Dear Mark, On behalf of whom are you making these documents?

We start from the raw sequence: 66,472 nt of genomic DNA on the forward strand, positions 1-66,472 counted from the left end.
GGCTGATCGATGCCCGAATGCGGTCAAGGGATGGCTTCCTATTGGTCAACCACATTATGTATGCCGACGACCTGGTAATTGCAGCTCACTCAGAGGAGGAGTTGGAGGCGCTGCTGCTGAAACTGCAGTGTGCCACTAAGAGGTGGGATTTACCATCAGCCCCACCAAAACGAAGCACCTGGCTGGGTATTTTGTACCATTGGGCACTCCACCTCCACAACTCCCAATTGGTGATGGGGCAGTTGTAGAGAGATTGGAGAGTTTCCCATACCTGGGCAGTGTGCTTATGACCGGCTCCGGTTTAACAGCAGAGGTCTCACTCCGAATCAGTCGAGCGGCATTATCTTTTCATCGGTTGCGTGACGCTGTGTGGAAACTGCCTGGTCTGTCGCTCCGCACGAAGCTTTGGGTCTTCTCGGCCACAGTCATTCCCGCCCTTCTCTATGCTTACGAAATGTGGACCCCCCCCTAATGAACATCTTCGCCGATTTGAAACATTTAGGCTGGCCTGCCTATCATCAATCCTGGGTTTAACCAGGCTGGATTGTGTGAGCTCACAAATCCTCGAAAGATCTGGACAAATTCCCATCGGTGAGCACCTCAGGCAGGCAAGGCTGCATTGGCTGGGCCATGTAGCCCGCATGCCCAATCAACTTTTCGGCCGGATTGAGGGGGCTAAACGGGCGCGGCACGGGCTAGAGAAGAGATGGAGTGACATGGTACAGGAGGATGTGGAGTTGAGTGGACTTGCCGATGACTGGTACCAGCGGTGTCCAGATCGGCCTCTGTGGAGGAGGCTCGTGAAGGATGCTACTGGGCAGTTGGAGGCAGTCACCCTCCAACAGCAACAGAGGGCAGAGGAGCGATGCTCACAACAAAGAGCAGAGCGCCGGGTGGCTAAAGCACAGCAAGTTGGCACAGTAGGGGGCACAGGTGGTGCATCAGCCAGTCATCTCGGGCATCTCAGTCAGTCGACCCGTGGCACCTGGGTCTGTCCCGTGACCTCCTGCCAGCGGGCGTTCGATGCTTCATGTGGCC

Is there authorization by RMS? Is it possible to see your authorization? Without it, such document is not holding water. In relation to your document see my comments below: * Mark Wielaard <m...@klomp.org> [2020-01-02 13:43]: > Thanks. Attached is an updated version and a diff with this change and > a few other small nitpicks mainly aimed at making the text more > concise. > > - Put the introduction text in one paragraph. > - Add "all" users for which the Four Essential Freedoms should hold. To add "all" users is not necessary, as the freedom zero is very clear that it is for everybody. See: http://www.gnu.org/philosophy/free-sw.html and where it says: "The freedom to run the program means the freedom for any kind of person or organization to use it on any kind of computer system, for any kind of overall job and purpose, without being required to communicate about it with the developer or any other specific entity. " Thus "all" users is not necessary, as that would mean nobody is reading the actual freedom, but focus on your "social contract" which is not "social" at all. > - Remove extra explanations from the Four Essential Freedoms. > They are self-evident and make the text longer than necessary. Four freedoms are not self-evident, and they must be detailed and that is why there exists GNU General Public License which defines the freedomes. I do not see where your reasoning comes from. How about hiring an attorney to draft it for you? Try asking for help and assistance by professionals in the field of legalities. > GNU Social Contract > > These are the core commitments of the GNU Project to the broader free > software community. The GNU Project provides a software system that > respect users' freedoms. GNU project was always for any type of community, and I do not know why are you insisting with words "broader" -- as there is no limitation who can use GNU software. GNU project does not provide just software system, rather it is project to build fully free operating system. Software system and operating system are not same in its meanings. In general, all that you write about is totally not necessary, I cannot see what are your purposes, in fact I see your actions as animosity towards the original GNU project, so you are not explaining what really bothers you, and what is really your problem. Could you tell on the list what is your real problem? I cannot see what new you are introducing here. I just got a feeling you have some serious undeclared problem. > * The GNU Project respects users' freedoms It was always like that, since beginning, so why now "social" contract which is not social at all? Or social means you and Ludovic? > The GNU Project provides software that guarantees to all users the > /Four Essential Freedoms/, without compromise: > 0. The freedom to run the program as they wish, for any purpose. > 1. The freedom to study how the program works, and change it so it does > their computing as they wish. > 2. The freedom to redistribute copies so they can help others. > 3. The freedom to distribute copies of their modified versions to > others. Some GNU GPL licenses guarantee some specific certain freedoms, but GNU Project shall not guarantee anything to users. It is creation, things can go wrong, servers can go down, there shall be no guarantee by GNU project. If you mention any type of guarantees you would need to mention "by what" exactly you would guarantee it. GNU GPL license guarantees certain specific freedoms and it guarantees it by the law. However, so many laws exists on this world, that its real guarantee cannot be ensured by anything. It is more a type of friendly agreement than enforcable legality. And if some software of GNU project is licensed by some other free software license, I am not sure if that would be compatible with those four guaranteed four freedoms. Further, explaining four freedoms in some short manner deviates from the actual thought and idea that is explained here: http://www.gnu.org/philosophy/free-sw.html You cannot just shorten the idea that has to be communicated to the public and assume it is self-evident. Further, there are no warranties by GNU GPL license, while certain freedoms by license are guaranteed by law, if you say that you wish GNU project to guarantee for those four freedoms your are legally jeopardizing the GNU project, putting it at legal risks, finally you are trying to make a "social" contract. Legally, it makes no sense at all. Friendly, it is not necessary for GNU project, as all those issues have been handled long time ago. Let me comment more: > The GNU Project adopts policies that encourage and enable developers > to actively defend user freedom. Vague definition of "policies" opens the door to all kinds of deviations. > These policies include using /copyleft licenses/, designed to ensure > that users’ freedoms cannot be stripped off, when appropriate. They include, but not exclude many other unspoken policies that you have not mentioned there, so why not be right now very transparent? Did you mention "policies"? So where are those "policies"? The free software philosophy is not based on policies. It is based on very much social activity of agreeing to each other and by those basic fundamental principles of agreement people come together, they join and create free software. There is no need to engage into any kind of policing or policies. > Besides upholding the Four Essential Freedoms, the GNU Project pays > attention and responds to new threats to users' freedom as they > arise. GNU project is there to make a free operating system and its operation is based on free software philosophy. While there are many new threats to users' freedom, main purpose of GNU project is to provide free operating system which purpose is being fulfilled. To enforce "social" contract so that "GNU project" must respond to new threats to users' freedom is way too much coercive. GNU project worked since long time by friendly agreements, spoken or unspoken. It works now, as of today, very well by agreements, there is no need to enforce onto people anything. It is not a government. What you are here proposing is prime example of collectivism versus individualism. GNU project is not based on collectivism theory. That is when smaller group of people are trying to impose certain rules for majority. That is exactly what you are imposing here. It is based on individiualism. That is much more liberal and freedom oriented. Reference https://www.differencebetween.com/difference-between-collectivism-and-vs-individualism/ In GNU project we let people individually decide how they wish to contribute and we allow them to contribute software or other activities. We do not impose any rules, policies or contracts onto them. > * The GNU Project collaborates with the broader free software community > > Free software extends beyond the GNU Project, which works with > companion free software projects that develop key components of the > GNU System. The GNU Project aims to extend the reach of free > software to new fields. I do not think it is good to coerce community into something you think it should be done, whereby you have not get their consents. "broader" free software community is not defined well, then it is open to interpretations. Placing terms not well defined into any social contract put the people in power into better position, that is contradictory to principles of "users' freedom". It is contradictory to principles of individualism that GNU project welcomes everybody' contributions, and that now GNU project shall collaborate with "broader" free software community. It is not well defined, not well written, who knows what you wish to say here. I do not know. Do you mean maybe "open source" community? What is "broader" free software community? > * The GNU Project welcomes contributions from all and everyone That was clear since beginning. > The GNU Project wants to give everyone the opportunity of > contributing to its efforts on any of the many tasks that require > work. It welcomes all contributors, regardless of their gender, > ethnicity, sexual orientation, level of experience, or any other > personal characteristics. It commits to providing a harassment-free > experience for all contributors. That is already clear and was clear since decades. Jean